Sunday, August 14, 2011

Can we boycott bipartisanship instead?

In the NY Times, Joe Nocera advocates boycotting donations to political campaigns as a way to get politicians to "begin acting responsibly." Somehow, he considers this idea "hardheaded and practical." There are so many things wrong with this column it's hard to know where to start, but I'll give it a shot.

The first and most important point here is that the column bespeaks an outright hostility to democracy. Nocera approvingly quotes Starbucks CEO Howard Schultz* as saying, "The fundamental problem is that the lens through which Congress approaches issues is re-election." A word of advice: avoid reform suggestions from people who claim that the re-election incentive is a problem. The re-election incentive is the entire point of a representative democracy. It's what distinguishes members of Congress from tyrants. It ensures that elected officials will try to do what the people who elected them want them to do, rather than just doing whatever they want or following the lead of the most charismatic politician in DC.

Okay, that issue aside, the whole idea of boycotting contributions to candidates has a serious collective action problem associated with it. As Nocera admits, the boycott would have to be bipartisan to work, otherwise one party would dominate the party that refused to give to candidates. Yeah, that's kind of a big stumbling block there. Since those who donate to candidates tend to be the most loyal partisans, you're going to have a hard time convincing them to lay down arms while trusting that the other side is doing the same thing.

Third, Nocera and Schultz seem to be confused about the role money plays in politics. Note this paragraph:
Schultz began doing some research. In 2000, he said, total campaign contributions, to all politicians, amounted to $3 billion. Four years later, it was $4 billion. In the 2008 election year, he said, "it went up another billion, to $5 billion. I was astonished.... It is a sad state of affairs that the only thing they’ll listen to is money."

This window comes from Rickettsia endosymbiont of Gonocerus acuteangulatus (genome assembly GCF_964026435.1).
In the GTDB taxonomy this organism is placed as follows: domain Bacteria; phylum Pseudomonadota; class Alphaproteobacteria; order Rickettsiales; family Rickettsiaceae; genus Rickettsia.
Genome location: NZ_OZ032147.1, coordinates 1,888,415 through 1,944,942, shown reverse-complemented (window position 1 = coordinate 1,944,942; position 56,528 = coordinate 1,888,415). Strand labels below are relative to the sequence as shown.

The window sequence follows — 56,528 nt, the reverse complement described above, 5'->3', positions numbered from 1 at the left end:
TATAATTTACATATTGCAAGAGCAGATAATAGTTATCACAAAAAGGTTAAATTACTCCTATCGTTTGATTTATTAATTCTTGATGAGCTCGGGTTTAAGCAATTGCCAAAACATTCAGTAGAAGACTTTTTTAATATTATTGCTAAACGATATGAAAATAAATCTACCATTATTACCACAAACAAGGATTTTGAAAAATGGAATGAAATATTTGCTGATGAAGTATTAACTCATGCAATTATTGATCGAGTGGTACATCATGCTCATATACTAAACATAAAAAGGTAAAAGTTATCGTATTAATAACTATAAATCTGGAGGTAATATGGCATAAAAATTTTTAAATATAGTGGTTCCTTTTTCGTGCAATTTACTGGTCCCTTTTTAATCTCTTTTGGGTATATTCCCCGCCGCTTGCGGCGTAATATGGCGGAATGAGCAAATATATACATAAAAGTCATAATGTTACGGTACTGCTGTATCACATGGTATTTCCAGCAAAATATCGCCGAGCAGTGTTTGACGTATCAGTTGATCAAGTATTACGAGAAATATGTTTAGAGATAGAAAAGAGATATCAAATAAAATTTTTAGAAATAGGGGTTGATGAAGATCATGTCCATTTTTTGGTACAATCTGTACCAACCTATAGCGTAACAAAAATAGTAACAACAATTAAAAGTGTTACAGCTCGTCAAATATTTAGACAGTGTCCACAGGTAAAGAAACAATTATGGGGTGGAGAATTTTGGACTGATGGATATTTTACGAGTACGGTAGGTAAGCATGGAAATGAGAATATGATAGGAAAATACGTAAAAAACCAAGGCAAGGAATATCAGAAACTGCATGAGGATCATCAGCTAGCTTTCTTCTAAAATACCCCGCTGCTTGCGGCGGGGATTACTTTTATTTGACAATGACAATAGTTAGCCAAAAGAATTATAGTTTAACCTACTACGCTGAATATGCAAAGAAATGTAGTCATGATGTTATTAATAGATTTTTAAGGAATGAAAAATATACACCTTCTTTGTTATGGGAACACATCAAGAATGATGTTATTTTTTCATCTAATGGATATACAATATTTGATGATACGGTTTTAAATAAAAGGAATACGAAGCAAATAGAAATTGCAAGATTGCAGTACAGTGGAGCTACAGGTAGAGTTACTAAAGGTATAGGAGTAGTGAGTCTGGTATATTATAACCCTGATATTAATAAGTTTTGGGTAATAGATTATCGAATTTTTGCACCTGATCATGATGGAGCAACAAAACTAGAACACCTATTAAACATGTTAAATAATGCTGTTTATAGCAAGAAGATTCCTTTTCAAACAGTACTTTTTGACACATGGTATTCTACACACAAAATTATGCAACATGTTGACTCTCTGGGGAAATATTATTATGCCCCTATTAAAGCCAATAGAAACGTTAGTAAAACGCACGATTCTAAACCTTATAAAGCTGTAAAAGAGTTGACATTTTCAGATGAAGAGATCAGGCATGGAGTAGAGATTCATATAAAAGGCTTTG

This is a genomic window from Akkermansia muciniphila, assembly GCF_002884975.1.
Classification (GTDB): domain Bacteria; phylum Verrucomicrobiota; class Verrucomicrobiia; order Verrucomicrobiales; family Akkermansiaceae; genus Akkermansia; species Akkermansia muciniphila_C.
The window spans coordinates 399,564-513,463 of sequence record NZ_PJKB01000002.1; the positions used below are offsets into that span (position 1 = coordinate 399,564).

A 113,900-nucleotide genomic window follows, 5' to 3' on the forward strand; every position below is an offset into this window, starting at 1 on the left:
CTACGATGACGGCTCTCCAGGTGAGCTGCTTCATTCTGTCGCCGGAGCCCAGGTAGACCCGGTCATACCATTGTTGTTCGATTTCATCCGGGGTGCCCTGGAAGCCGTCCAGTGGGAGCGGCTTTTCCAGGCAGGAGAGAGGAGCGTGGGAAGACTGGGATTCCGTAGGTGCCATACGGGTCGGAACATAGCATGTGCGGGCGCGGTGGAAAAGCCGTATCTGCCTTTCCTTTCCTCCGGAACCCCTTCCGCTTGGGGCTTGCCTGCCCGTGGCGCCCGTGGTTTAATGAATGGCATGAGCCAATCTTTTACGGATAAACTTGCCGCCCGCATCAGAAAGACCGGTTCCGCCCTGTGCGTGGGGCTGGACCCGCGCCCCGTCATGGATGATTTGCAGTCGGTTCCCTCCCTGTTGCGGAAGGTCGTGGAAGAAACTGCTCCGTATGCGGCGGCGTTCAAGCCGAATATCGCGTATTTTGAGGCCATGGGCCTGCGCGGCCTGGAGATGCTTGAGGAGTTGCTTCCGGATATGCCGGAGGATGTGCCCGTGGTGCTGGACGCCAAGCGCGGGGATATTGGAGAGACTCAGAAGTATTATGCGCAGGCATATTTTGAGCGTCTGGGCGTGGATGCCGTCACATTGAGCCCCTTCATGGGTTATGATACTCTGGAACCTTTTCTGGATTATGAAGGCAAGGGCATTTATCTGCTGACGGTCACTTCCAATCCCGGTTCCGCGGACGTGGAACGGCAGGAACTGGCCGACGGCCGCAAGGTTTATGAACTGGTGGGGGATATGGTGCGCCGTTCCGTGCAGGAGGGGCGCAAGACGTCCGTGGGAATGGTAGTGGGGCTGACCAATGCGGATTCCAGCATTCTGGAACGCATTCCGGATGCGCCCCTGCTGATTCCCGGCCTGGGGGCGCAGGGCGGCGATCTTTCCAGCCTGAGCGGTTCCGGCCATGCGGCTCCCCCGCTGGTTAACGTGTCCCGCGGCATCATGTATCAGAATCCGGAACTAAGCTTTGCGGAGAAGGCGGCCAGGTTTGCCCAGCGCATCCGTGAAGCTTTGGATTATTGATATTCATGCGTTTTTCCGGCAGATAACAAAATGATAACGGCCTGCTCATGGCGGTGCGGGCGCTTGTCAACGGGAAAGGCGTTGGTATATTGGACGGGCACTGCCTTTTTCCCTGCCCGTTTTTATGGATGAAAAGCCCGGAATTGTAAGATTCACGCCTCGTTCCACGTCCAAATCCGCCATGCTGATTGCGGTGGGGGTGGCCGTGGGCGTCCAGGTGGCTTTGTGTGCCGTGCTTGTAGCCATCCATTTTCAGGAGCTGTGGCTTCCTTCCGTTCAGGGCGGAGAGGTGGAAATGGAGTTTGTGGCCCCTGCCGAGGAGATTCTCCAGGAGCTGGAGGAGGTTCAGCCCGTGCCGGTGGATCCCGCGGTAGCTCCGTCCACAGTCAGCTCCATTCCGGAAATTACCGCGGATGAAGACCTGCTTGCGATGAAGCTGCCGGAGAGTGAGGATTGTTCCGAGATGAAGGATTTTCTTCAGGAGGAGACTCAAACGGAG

It's really not clear to me how they get from point A (donations are increasing) to point B (money controls politicians). You might as well say that the only thing politicians will listen to is votes. (After all, turnout has been increasing!) And that, of course, would be just fine.

Finally, seriously, a boycott? According to the 2008 ANES, about 10 percent of Americans donated to candidates that year. That just has to be a huge overstatement, given how inflated self-reported voting tends to be. So, very few people are even doing this activity that Nocera wants to see boycotted, and those that are are the most committed partisans in the country. This is a "hardheaded and practical" idea?

(h/t Michael Tofias and Hans Noel)

*Just two weeks ago, Tom Friedman was being seduced by the Americans Elect CEO in his "swank offices, finance with some serious hedge-fund money." What is it about wealthy CEOs that makes NYT columnists swoon?


metrichead said...


with the amounts of campaign donations increasing as they are, is there a possibility we could see a "contributions bubble" just like we had a "" and "housing bubble?"

It seems to me that in times like these when a lot of Americans are in a financial pinch, part of our collective belt-tightening would have to include sacrificing how much we give. Am I missing something?

Seth Masket said...

Interesting idea. From what I've seen, campaign spending continues to increase at an impressive rate, way ahead of inflation, and it's immune to economic downturns. I imagine we would have seen a bubble at some point in the past if that was possible in this market, but as far as I know, that hasn't happened.